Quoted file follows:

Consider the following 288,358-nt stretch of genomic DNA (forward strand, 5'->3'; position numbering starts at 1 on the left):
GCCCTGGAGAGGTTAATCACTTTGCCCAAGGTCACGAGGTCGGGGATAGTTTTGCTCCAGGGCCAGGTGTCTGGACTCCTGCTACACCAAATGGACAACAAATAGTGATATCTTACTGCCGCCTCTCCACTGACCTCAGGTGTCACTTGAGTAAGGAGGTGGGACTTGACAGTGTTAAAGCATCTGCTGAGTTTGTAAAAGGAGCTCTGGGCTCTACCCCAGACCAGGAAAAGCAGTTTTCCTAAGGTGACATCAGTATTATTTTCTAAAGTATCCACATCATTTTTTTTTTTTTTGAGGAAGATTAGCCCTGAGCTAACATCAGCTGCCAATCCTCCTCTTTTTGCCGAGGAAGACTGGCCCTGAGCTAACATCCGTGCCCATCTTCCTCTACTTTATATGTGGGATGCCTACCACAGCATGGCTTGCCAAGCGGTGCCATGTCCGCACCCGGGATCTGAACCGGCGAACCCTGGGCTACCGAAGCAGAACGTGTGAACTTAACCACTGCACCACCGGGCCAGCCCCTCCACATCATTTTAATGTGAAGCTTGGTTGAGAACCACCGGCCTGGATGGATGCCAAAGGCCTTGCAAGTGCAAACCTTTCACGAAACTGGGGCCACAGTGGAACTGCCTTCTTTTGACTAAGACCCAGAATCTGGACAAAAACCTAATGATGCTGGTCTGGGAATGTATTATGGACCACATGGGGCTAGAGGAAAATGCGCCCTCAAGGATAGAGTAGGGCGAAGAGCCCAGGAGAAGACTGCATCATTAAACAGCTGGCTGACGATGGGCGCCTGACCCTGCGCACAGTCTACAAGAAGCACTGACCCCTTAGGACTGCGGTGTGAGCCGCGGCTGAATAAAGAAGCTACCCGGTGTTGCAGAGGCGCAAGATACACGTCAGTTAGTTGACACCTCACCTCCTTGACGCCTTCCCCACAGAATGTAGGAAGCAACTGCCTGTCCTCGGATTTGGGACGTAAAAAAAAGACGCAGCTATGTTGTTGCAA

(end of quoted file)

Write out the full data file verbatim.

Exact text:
Consider the following 288,358-nt stretch of genomic DNA (forward strand, 5'->3'; position numbering starts at 1 on the left):
GCCCTGGAGAGGTTAATCACTTTGCCCAAGGTCACGAGGTCGGGGATAGTTTTGCTCCAGGGCCAGGTGTCTGGACTCCTGCTACACCAAATGGACAACAAATAGTGATATCTTACTGCCGCCTCTCCACTGACCTCAGGTGTCACTTGAGTAAGGAGGTGGGACTTGACAGTGTTAAAGCATCTGCTGAGTTTGTAAAAGGAGCTCTGGGCTCTACCCCAGACCAGGAAAAGCAGTTTTCCTAAGGTGACATCAGTATTATTTTCTAAAGTATCCACATCATTTTTTTTTTTTTTGAGGAAGATTAGCCCTGAGCTAACATCAGCTGCCAATCCTCCTCTTTTTGCCGAGGAAGACTGGCCCTGAGCTAACATCCGTGCCCATCTTCCTCTACTTTATATGTGGGATGCCTACCACAGCATGGCTTGCCAAGCGGTGCCATGTCCGCACCCGGGATCTGAACCGGCGAACCCTGGGCTACCGAAGCAGAACGTGTGAACTTAACCACTGCACCACCGGGCCAGCCCCTCCACATCATTTTAATGTGAAGCTTGGTTGAGAACCACCGGCCTGGATGGATGCCAAAGGCCTTGCAAGTGCAAACCTTTCACGAAACTGGGGCCACAGTGGAACTGCCTTCTTTTGACTAAGACCCAGAATCTGGACAAAAACCTAATGATGCTGGTCTGGGAATGTATTATGGACCACATGGGGCTAGAGGAAAATGCGCCCTCAAGGATAGAGTAGGGCGAAGAGCCCAGGAGAAGACTGCATCATTAAACAGCTGGCTGACGATGGGCGCCTGACCCTGCGCACAGTCTACAAGAAGCACTGACCCCTTAGGACTGCGGTGTGAGCCGCGGCTGAATAAAGAAGCTACCCGGTGTTGCAGAGGCGCAAGATACACGTCAGTTAGTTGACACCTCACCTCCTTGACGCCTTCCCCACAGAATGTAGGAAGCAACTGCCTGTCCTCGGATTTGGGACGTAAAAAAAAGACGCAGCTATGTTGTTGCAA